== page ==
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Between Laxism and Rigorism


Fr. Garrigou-Lagrange once wrote, “Respect for all opinions, however false or perverse they may be, is only the proud denial of respect due to the Truth. Sincerely to love the true and the good, we must have no sympathy with error and evil."

Yet, in another place he writes, “The Church is intolerant in principle because she believes; she is tolerant in practice because she loves. The enemies of the Church are tolerant in principle because they do not believe; they are intolerant in practice because they do not love.”

Here, the Sacred Monster of Thomism walks the fine line between two seemingly contradictory principles, charity and faithfulness.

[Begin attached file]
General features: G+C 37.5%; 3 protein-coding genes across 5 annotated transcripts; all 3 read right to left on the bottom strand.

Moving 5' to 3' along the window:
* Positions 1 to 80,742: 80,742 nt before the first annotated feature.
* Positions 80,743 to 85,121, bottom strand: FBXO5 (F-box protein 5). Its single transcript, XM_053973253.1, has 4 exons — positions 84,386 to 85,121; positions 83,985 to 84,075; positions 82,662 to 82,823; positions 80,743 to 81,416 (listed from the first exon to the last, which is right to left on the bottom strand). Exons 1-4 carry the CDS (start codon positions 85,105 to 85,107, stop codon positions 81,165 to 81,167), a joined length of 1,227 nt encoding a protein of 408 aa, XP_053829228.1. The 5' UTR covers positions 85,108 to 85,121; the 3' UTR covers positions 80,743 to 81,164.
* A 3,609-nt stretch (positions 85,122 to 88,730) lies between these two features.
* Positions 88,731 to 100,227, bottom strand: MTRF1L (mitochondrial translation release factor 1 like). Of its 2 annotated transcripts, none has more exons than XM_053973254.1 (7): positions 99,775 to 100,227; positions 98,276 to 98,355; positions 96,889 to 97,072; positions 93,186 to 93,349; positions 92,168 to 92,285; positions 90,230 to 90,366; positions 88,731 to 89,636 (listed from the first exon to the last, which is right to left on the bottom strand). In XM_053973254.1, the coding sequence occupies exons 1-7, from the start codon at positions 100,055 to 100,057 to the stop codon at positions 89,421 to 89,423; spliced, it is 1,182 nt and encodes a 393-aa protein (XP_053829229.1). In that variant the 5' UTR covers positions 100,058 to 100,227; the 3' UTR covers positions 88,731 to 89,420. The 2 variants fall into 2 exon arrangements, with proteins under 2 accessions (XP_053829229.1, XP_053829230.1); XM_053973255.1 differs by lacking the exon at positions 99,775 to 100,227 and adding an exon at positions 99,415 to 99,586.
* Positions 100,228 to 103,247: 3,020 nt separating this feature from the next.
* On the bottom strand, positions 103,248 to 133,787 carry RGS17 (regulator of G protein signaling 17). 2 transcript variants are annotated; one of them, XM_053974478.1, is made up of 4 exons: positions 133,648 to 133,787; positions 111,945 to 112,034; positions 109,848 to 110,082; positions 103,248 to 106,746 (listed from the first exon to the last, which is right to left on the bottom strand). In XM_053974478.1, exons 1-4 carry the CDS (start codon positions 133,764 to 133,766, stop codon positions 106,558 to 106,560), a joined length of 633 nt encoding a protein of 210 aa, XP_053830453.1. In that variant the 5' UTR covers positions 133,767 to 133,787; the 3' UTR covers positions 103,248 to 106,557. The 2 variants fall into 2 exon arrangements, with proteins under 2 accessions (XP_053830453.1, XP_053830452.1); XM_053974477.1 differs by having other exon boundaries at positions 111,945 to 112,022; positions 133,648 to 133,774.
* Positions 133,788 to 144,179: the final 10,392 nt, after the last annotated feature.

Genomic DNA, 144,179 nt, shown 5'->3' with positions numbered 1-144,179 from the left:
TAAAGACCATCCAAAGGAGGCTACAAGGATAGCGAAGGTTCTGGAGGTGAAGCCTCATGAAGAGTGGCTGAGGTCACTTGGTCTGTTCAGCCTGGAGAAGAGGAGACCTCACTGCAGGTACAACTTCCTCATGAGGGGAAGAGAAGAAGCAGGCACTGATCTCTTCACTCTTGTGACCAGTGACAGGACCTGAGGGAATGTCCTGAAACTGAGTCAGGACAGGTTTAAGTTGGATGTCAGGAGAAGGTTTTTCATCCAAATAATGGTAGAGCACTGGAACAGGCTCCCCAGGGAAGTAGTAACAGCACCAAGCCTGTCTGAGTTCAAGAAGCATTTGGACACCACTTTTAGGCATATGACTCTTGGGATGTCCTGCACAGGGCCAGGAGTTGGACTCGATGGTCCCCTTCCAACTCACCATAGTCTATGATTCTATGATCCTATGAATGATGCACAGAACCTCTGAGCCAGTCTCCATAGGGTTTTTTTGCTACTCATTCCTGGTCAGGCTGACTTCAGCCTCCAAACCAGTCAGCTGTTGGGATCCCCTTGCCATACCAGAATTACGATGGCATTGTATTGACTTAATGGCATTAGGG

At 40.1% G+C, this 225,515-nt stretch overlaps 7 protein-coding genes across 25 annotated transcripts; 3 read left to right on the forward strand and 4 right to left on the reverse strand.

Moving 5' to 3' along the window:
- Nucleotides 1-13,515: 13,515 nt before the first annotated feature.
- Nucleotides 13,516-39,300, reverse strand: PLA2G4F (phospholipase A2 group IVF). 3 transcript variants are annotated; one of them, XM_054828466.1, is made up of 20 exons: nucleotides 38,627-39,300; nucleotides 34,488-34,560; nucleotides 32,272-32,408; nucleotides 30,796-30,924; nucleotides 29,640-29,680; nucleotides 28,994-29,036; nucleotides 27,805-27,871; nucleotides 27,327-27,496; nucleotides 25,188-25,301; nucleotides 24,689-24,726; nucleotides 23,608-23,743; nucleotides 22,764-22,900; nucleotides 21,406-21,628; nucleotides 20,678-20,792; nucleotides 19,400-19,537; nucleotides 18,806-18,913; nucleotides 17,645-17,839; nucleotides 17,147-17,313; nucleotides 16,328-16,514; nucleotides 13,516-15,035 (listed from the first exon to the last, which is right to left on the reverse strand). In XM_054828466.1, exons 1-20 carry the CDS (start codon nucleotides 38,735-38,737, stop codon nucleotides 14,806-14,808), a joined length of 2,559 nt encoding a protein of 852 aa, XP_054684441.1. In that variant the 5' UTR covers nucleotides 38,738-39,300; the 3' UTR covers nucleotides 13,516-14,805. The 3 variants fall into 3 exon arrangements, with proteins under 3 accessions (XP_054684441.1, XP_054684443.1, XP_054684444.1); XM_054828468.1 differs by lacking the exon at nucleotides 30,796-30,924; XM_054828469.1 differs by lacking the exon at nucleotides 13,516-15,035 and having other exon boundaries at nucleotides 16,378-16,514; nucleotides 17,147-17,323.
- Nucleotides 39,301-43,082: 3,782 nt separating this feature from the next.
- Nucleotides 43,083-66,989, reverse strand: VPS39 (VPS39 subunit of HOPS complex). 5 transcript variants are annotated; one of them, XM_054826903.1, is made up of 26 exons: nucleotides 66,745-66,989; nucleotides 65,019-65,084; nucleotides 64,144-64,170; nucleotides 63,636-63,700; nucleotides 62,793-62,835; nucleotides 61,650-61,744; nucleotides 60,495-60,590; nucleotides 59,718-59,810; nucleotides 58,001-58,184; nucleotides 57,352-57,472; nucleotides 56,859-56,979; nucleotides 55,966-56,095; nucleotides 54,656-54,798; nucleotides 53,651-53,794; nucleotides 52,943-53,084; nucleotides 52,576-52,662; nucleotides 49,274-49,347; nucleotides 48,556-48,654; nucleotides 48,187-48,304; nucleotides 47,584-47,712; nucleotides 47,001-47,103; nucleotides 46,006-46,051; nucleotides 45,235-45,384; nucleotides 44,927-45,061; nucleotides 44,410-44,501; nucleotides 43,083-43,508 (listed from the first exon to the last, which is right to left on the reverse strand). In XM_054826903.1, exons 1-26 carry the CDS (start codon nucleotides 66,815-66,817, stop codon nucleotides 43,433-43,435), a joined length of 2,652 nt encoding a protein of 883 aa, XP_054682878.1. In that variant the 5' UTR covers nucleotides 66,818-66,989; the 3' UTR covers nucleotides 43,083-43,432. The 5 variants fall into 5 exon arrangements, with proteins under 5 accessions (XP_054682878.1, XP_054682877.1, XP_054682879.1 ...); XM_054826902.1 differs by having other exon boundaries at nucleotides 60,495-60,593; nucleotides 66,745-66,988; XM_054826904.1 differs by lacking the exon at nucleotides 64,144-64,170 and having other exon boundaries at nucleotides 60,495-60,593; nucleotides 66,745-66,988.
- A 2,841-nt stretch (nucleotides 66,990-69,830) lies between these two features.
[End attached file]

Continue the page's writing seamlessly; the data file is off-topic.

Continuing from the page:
My proposition for how this is done according to Catholic tradition is, 1. Normatively we ought to elimate evil, abstracted from consideration of the situation at hand (what Fr. Lagrange means by the first quote), 2. In consideration of the effects of eliminating evil, we ought to restrain our hand when a greater evil would come about, e.g., the Church did not excommunicate the English monarch for decades after its apostacy so that they would be given a chance to repent and not harden their hearts (what Fr. Lagrange means by the second quote).


Whether one ought to tolerate a lesser evil that a greater one may not come about?